Date on Master's Thesis/Doctoral Dissertation
Committee Co-Chair (if applicable)
Ustilago; maydis; fungal pathogen; corn smut; pi3k; pten; pathway
Ustilago maydis is a fungal pathogen that is an obligate parasite on Zea mays (Corn) in order to undergo and complete its sexual life cycle. The cells grow as a haploid form until they meet a compatible partner and undergo a dimorphic switch from a budding yeast-like cell type to a filamentous dikaryon. Infection of the host plant is characterized by leaf chlorosis, anthocyanin content, and formation of large galls that develop on the stem, leaves, cobs, and flowers. Many signaling cascades such as MAPK and PKA are involved in the regulation of the infection lifecycle. The Phosphatidylinosotiol 3 Kinase/ Phosphatase and tensin homolog pathway (PI3K/PTEN ) is known to heavily influence cell growth, survival, proliferation, and various other cell cycle regulation events. The roles of the PI3K/PTEN pathway has not been explored in U. maydis. Altering candidate genes for PI3K and PTEN in U. maydis may provide insight into their function and roles in regards to pathogenicity and cell survival. Mating, cell viability, and infection assays were performed in order to determine the roles of the candidate genes functioning on pathogenicity. Disrupting or overexpressing these genes appears to have no effect on pathogenicity, survival, morphology, and proliferation.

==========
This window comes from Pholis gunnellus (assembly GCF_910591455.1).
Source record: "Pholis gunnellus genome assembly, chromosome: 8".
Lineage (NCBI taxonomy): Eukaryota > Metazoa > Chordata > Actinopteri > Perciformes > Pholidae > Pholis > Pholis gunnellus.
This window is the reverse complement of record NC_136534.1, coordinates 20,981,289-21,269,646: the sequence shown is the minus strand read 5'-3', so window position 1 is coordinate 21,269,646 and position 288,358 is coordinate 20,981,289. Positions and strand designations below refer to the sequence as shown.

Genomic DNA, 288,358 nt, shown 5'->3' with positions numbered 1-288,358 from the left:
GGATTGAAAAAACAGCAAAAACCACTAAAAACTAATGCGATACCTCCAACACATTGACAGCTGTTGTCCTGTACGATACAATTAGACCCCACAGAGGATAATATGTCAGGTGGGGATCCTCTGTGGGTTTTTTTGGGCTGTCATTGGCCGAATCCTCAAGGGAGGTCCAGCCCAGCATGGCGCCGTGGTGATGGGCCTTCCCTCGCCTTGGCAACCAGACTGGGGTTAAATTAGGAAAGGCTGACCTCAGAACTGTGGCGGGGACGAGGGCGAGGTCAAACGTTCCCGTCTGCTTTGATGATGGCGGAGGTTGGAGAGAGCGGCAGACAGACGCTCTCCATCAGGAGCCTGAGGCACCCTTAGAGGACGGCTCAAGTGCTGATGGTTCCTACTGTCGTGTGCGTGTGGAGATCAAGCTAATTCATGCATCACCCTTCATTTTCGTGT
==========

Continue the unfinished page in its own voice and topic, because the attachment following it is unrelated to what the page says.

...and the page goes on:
Dalton, Nathaniel Edward, "Examination of the relevance of PI3K and PTEN pathway in Ustilago maydis." (2016). Electronic Theses and Dissertations. Paper 2566.